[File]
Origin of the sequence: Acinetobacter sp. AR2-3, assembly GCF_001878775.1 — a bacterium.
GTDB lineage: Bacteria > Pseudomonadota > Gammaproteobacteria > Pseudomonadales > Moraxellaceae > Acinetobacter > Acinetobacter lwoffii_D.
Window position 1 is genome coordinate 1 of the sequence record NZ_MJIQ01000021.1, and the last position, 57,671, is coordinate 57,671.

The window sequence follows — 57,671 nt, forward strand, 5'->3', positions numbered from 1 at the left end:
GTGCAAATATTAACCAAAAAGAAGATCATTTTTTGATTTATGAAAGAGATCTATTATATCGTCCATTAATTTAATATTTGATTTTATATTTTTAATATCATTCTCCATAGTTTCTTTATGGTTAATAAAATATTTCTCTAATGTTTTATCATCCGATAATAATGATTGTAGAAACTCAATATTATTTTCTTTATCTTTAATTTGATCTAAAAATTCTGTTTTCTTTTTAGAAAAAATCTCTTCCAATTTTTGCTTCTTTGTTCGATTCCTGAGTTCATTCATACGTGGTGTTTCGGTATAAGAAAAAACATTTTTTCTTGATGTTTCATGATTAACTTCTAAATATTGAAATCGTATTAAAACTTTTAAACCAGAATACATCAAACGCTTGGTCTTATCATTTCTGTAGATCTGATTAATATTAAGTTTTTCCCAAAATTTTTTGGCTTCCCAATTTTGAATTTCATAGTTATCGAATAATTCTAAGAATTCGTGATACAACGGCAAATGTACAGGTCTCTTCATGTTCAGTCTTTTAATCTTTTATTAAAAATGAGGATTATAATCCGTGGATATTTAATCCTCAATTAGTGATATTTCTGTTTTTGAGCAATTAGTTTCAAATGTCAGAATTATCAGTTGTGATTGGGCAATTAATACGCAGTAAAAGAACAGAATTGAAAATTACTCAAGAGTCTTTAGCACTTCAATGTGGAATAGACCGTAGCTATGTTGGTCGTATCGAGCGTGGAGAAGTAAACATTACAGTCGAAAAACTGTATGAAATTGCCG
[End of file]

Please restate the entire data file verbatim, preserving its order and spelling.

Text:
Origin of the sequence: Acinetobacter sp. AR2-3, assembly GCF_001878775.1 — a bacterium.
GTDB lineage: Bacteria > Pseudomonadota > Gammaproteobacteria > Pseudomonadales > Moraxellaceae > Acinetobacter > Acinetobacter lwoffii_D.
Window position 1 is genome coordinate 1 of the sequence record NZ_MJIQ01000021.1, and the last position, 57,671, is coordinate 57,671.

The window sequence follows — 57,671 nt, forward strand, 5'->3', positions numbered from 1 at the left end:
GTGCAAATATTAACCAAAAAGAAGATCATTTTTTGATTTATGAAAGAGATCTATTATATCGTCCATTAATTTAATATTTGATTTTATATTTTTAATATCATTCTCCATAGTTTCTTTATGGTTAATAAAATATTTCTCTAATGTTTTATCATCCGATAATAATGATTGTAGAAACTCAATATTATTTTCTTTATCTTTAATTTGATCTAAAAATTCTGTTTTCTTTTTAGAAAAAATCTCTTCCAATTTTTGCTTCTTTGTTCGATTCCTGAGTTCATTCATACGTGGTGTTTCGGTATAAGAAAAAACATTTTTTCTTGATGTTTCATGATTAACTTCTAAATATTGAAATCGTATTAAAACTTTTAAACCAGAATACATCAAACGCTTGGTCTTATCATTTCTGTAGATCTGATTAATATTAAGTTTTTCCCAAAATTTTTTGGCTTCCCAATTTTGAATTTCATAGTTATCGAATAATTCTAAGAATTCGTGATACAACGGCAAATGTACAGGTCTCTTCATGTTCAGTCTTTTAATCTTTTATTAAAAATGAGGATTATAATCCGTGGATATTTAATCCTCAATTAGTGATATTTCTGTTTTTGAGCAATTAGTTTCAAATGTCAGAATTATCAGTTGTGATTGGGCAATTAATACGCAGTAAAAGAACAGAATTGAAAATTACTCAAGAGTCTTTAGCACTTCAATGTGGAATAGACCGTAGCTATGTTGGTCGTATCGAGCGTGGAGAAGTAAACATTACAGTCGAAAAACTGTATGAAATTGCCG